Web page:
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The Last Man Who Knew Everything

The Last Man Who Knew Everything

The Life and Times of Enrico Fermi, Father of the Nuclear Age

The definitive biography of the brilliant, charismatic, and very human physicist and innovator Enrico Fermi

In 1942, a team at the University of Chicago achieved what no one had before: a nuclear chain reaction. At the forefront of this breakthrough stood Enrico Fermi. Straddling the ages of classical physics and quantum mechanics, equally at ease with theory and experiment, Fermi truly was the last man who knew everything–at least about physics. But he was also a complex figure who was a part of both the Italian Fascist Party and the Manhattan Project, and a less-than-ideal father and husband who nevertheless remained one of history’s greatest mentors. Based on new archival material and exclusive interviews, The Last Man Who Knew Everything lays bare the enigmatic life of a colossus of twentieth century physics.

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Genre: Nonfiction / Biography & Autobiography / Science & Technology

On Sale: December 5th 2017

Price: $25.98

ISBN-13: 9781478923619

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Praise

"Told in a sure, steady voice, Schwartz's book delivers a scrupulously researched and lovingly crafted portrait of the 'greatest Italian scientist since Galileo.'"—Publishers Weekly
"In this compelling new biography, Schwartz makes clear how little lay beyond the reach of this scientific polymath.... A sophisticated portrayal of a complex man."—Booklist (starred review)
"Told in a sure, steady voice, Schwartz's book delivers a scrupulously researched and lovingly crafted portrait of the 'greatest Italian scientist since Galileo.'"—Publishers Weekly (starred review)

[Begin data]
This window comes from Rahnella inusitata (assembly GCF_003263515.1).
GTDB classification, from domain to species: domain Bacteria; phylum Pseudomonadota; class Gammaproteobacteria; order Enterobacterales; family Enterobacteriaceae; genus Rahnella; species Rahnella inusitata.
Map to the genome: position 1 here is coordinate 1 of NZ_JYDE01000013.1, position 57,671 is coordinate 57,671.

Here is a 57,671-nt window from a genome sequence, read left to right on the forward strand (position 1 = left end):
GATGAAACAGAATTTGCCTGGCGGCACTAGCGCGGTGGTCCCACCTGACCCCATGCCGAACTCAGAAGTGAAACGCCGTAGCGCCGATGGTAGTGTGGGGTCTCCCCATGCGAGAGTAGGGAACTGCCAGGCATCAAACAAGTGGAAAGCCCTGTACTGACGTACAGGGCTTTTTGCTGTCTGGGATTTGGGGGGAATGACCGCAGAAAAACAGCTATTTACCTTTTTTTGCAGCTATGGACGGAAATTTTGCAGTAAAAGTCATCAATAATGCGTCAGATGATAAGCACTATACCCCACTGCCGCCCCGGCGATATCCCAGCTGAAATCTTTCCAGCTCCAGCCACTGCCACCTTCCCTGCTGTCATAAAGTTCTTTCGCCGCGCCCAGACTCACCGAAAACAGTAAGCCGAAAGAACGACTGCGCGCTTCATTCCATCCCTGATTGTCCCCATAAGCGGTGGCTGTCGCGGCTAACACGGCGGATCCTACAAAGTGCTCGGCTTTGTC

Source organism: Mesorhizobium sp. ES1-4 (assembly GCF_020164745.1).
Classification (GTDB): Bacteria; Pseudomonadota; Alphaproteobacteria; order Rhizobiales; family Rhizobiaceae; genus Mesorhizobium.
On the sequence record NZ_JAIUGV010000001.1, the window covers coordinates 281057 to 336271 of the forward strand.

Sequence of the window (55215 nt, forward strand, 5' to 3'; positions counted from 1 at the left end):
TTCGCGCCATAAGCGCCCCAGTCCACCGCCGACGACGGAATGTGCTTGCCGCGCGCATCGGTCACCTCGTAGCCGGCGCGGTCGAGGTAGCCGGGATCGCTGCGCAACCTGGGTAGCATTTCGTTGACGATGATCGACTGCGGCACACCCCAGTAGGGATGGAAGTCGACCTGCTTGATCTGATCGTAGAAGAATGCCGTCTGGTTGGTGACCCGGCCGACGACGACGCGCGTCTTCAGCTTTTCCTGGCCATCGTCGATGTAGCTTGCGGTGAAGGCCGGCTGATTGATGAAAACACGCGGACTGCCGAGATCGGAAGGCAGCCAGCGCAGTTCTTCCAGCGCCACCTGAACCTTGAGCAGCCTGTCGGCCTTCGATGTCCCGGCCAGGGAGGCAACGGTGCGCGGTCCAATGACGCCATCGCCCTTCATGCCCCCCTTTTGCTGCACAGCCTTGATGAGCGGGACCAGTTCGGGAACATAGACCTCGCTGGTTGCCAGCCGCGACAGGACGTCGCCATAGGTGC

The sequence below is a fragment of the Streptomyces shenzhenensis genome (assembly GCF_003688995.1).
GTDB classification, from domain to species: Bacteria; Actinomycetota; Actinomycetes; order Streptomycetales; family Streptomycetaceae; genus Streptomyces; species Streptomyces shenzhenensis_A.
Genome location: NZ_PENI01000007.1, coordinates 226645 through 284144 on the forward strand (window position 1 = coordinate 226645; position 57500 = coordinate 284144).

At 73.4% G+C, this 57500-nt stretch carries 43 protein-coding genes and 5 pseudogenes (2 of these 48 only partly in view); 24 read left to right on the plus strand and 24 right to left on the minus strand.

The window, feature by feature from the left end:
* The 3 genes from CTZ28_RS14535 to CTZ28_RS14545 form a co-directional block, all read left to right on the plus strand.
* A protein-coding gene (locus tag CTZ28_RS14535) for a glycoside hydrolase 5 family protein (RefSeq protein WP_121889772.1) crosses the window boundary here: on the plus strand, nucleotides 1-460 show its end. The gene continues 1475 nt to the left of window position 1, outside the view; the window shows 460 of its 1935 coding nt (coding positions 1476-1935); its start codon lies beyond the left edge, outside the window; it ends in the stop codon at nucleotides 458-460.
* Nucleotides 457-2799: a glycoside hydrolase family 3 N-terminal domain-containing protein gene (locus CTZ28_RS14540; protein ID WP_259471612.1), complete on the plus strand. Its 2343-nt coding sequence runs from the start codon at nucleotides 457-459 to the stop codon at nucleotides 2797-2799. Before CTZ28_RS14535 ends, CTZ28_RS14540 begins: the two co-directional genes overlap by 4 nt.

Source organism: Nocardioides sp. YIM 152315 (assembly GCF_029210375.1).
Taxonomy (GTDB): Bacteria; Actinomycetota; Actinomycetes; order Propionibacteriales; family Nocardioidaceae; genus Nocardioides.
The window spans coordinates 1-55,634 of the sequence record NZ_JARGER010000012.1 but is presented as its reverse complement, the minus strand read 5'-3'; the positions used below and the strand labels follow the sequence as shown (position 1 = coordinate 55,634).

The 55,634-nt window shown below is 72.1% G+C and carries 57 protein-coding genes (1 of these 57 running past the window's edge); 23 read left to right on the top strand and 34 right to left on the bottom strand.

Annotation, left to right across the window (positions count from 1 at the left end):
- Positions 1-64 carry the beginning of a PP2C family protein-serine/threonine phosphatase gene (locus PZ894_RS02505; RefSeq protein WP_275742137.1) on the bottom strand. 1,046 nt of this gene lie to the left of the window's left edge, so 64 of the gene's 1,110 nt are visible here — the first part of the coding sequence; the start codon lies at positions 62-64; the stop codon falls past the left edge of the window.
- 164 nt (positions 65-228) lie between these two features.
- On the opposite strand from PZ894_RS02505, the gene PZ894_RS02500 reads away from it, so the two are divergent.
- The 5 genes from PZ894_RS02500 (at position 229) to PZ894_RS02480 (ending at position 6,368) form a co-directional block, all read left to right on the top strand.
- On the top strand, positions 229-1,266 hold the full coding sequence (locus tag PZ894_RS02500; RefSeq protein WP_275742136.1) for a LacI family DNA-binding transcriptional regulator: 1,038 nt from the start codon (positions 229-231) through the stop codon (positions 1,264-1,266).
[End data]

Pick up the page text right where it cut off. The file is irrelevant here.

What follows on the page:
"David Schwartz's elegant narrative is a formidable achievement, shining a bright light on Enrico Fermi, the most enigmatic physicist of the early atomic era. Schwartz has exhausted the archives and crafted what will certainly stand as the most deeply biographical account of this brilliant scientist's tragically short life."
--- Kai Bird, Pulitzer Prize-winning biographer and co-author with Martin J. Sherwin of American Prometheus: The Triumph and Tragedy of J. Robert Oppenheimer
"A lucid writer who has done his homework, Schwartz...delivers a thoroughly enjoyable, impressively researched account...Never a media darling like Einstein or Oppenheimer, Enrico Fermi (1901-1954) is now barely known to the public, but few scientists would deny that he was among the most brilliant physicists of his century...A rewarding, expert biography of a giant of the golden age of physics."
Kirkus
"No physicist has more concepts and places named after him than Enrico Fermi, and for good reason. A central figure in so much of twentieth-century physics, Fermi was renowned for his imagination, his brilliance, and his style. This comprehensive biography is a treasure trove of detail and revealing insight into a unique scientific figure."